They are called the Longs Peak Toilets and a ton of thought was put into their construction. Located in Rocky Mountain National Park the tastefully designed toilets virtually dissolve into the landscape at certain angles.

The project by ColoradoBuildingWorkshop actually won The American Institute of Architects Small Project Award (structures under 5,000 square feet).  Fast Company reports the gabion walls structurally fortify a steel box that makes up outhouse’s interiors which enables the structure to withstand heavy winds of up to 225 miles per hour….hell yeah.

Architect: ColoradoBuildingWorkshop

Owner: National Park Service

Location: Rocky Mountain National Park, Colorado

“Determined to find a better privy design, and a more humane solution of collecting waste, the National Park Service collaborated with ColoradoBuildingWorkshop, the design-build program at CU Denver, to re-design and construct new backcountry privies. The new Long’s Peak Toilets explore lightweight prefabricated construction and emerging methods of waste collection to minimize the human footprint in Colorado’s backcountry. The final design solution is a series of prefabricated structural gabion walls. Within the gabions, a series of thin steel plate moment frames triangulate the lateral loads within the structure while stones, collected on-site, are used as ballast. This innovative construction assembly allows for rapid on-site construction (the project was erected in eight days) and an architecture that disappears into the surrounding landscape.”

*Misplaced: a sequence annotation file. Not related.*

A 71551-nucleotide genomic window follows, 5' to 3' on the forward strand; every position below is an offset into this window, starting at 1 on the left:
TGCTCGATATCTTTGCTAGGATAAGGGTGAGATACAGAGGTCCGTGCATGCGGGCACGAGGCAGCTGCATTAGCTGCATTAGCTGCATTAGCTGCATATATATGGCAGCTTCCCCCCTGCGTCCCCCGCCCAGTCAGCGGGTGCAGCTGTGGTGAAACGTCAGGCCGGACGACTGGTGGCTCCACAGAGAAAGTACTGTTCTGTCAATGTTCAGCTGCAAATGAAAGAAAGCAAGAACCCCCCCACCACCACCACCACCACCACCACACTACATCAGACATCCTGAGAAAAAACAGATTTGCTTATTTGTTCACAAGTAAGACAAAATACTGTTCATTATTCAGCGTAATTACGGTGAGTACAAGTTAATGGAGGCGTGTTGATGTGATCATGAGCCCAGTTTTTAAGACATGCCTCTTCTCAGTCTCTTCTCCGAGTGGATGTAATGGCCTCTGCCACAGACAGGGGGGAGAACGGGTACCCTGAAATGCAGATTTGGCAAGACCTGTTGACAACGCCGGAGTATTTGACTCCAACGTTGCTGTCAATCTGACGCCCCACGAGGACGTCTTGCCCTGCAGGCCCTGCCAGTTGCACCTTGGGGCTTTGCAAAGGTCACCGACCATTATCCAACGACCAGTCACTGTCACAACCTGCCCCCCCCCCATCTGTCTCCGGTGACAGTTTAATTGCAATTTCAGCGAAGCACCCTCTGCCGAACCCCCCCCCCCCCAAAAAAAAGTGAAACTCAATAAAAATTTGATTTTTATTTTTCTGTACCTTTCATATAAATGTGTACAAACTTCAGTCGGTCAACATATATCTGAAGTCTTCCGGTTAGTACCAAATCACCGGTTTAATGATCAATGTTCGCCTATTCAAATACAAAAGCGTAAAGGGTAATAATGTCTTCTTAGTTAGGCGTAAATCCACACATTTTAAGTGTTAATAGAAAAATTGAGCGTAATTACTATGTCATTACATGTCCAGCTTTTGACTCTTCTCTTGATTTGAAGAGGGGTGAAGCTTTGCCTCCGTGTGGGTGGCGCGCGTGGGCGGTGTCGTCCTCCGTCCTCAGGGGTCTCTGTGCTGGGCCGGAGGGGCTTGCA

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images from The American Institute of Architects